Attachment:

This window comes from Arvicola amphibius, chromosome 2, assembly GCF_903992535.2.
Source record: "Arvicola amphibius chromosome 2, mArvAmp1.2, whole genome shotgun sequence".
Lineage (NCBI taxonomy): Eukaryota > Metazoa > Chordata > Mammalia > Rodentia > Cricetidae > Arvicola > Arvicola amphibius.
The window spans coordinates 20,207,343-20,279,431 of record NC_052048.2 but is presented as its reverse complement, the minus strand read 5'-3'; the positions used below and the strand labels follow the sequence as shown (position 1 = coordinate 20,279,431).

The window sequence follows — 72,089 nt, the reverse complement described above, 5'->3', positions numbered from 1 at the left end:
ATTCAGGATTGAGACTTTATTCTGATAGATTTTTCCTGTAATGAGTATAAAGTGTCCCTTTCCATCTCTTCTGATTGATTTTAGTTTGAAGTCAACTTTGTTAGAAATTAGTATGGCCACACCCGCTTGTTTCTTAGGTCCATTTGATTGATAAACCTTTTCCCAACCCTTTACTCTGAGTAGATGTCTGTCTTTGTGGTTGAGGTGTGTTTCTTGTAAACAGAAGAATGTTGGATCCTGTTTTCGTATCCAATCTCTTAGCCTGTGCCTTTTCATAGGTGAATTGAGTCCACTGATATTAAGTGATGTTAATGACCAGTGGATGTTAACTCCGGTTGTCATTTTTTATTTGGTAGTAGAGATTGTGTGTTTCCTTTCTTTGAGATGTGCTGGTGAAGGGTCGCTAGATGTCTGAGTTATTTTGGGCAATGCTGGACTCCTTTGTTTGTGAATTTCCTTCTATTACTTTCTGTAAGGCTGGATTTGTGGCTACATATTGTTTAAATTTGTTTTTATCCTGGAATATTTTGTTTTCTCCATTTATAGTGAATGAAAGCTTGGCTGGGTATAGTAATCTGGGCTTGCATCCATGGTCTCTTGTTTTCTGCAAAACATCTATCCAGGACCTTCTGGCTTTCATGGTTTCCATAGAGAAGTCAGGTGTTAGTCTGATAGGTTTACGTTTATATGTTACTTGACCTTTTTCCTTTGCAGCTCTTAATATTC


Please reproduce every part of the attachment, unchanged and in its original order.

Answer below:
This window comes from Arvicola amphibius, chromosome 2, assembly GCF_903992535.2.
Source record: "Arvicola amphibius chromosome 2, mArvAmp1.2, whole genome shotgun sequence".
Lineage (NCBI taxonomy): Eukaryota > Metazoa > Chordata > Mammalia > Rodentia > Cricetidae > Arvicola > Arvicola amphibius.
The window spans coordinates 20,207,343-20,279,431 of record NC_052048.2 but is presented as its reverse complement, the minus strand read 5'-3'; the positions used below and the strand labels follow the sequence as shown (position 1 = coordinate 20,279,431).

The window sequence follows — 72,089 nt, the reverse complement described above, 5'->3', positions numbered from 1 at the left end:
ATTCAGGATTGAGACTTTATTCTGATAGATTTTTCCTGTAATGAGTATAAAGTGTCCCTTTCCATCTCTTCTGATTGATTTTAGTTTGAAGTCAACTTTGTTAGAAATTAGTATGGCCACACCCGCTTGTTTCTTAGGTCCATTTGATTGATAAACCTTTTCCCAACCCTTTACTCTGAGTAGATGTCTGTCTTTGTGGTTGAGGTGTGTTTCTTGTAAACAGAAGAATGTTGGATCCTGTTTTCGTATCCAATCTCTTAGCCTGTGCCTTTTCATAGGTGAATTGAGTCCACTGATATTAAGTGATGTTAATGACCAGTGGATGTTAACTCCGGTTGTCATTTTTTATTTGGTAGTAGAGATTGTGTGTTTCCTTTCTTTGAGATGTGCTGGTGAAGGGTCGCTAGATGTCTGAGTTATTTTGGGCAATGCTGGACTCCTTTGTTTGTGAATTTCCTTCTATTACTTTCTGTAAGGCTGGATTTGTGGCTACATATTGTTTAAATTTGTTTTTATCCTGGAATATTTTGTTTTCTCCATTTATAGTGAATGAAAGCTTGGCTGGGTATAGTAATCTGGGCTTGCATCCATGGTCTCTTGTTTTCTGCAAAACATCTATCCAGGACCTTCTGGCTTTCATGGTTTCCATAGAGAAGTCAGGTGTTAGTCTGATAGGTTTACGTTTATATGTTACTTGACCTTTTTCCTTTGCAGCTCTTAATATTC